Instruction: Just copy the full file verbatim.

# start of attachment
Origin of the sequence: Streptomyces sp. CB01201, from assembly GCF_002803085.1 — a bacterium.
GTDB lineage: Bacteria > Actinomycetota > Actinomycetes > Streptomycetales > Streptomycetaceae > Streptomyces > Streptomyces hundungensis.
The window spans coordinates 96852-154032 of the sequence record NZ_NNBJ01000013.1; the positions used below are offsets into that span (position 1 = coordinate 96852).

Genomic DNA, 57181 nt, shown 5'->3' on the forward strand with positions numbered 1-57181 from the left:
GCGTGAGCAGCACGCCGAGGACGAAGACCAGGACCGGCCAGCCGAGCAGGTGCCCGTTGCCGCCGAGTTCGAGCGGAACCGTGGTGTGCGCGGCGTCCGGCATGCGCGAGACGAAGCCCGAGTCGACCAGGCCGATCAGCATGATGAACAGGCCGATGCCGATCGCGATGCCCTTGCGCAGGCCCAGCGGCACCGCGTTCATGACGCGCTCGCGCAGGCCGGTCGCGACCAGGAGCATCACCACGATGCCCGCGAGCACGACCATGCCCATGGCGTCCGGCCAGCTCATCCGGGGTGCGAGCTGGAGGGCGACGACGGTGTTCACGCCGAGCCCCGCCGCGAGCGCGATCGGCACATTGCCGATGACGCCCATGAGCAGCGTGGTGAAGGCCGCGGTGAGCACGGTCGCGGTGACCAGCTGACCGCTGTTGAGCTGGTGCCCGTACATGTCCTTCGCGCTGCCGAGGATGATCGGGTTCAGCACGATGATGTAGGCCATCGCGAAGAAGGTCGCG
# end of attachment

Origin of the sequence: Streptomyces sp. CB01201, from assembly GCF_002803085.1 — a bacterium.
GTDB lineage: Bacteria > Actinomycetota > Actinomycetes > Streptomycetales > Streptomycetaceae > Streptomyces > Streptomyces hundungensis.
The window spans coordinates 96852-154032 of the sequence record NZ_NNBJ01000013.1; the positions used below are offsets into that span (position 1 = coordinate 96852).

Genomic DNA, 57181 nt, shown 5'->3' on the forward strand with positions numbered 1-57181 from the left:
GCGTGAGCAGCACGCCGAGGACGAAGACCAGGACCGGCCAGCCGAGCAGGTGCCCGTTGCCGCCGAGTTCGAGCGGAACCGTGGTGTGCGCGGCGTCCGGCATGCGCGAGACGAAGCCCGAGTCGACCAGGCCGATCAGCATGATGAACAGGCCGATGCCGATCGCGATGCCCTTGCGCAGGCCCAGCGGCACCGCGTTCATGACGCGCTCGCGCAGGCCGGTCGCGACCAGGAGCATCACCACGATGCCCGCGAGCACGACCATGCCCATGGCGTCCGGCCAGCTCATCCGGGGTGCGAGCTGGAGGGCGACGACGGTGTTCACGCCGAGCCCCGCCGCGAGCGCGATCGGCACATTGCCGATGACGCCCATGAGCAGCGTGGTGAAGGCCGCGGTGAGCACGGTCGCGGTGACCAGCTGACCGCTGTTGAGCTGGTGCCCGTACATGTCCTTCGCGCTGCCGAGGATGATCGGGTTCAGCACGATGATGTAGGCCATCGCGAAGAAGGTCGCG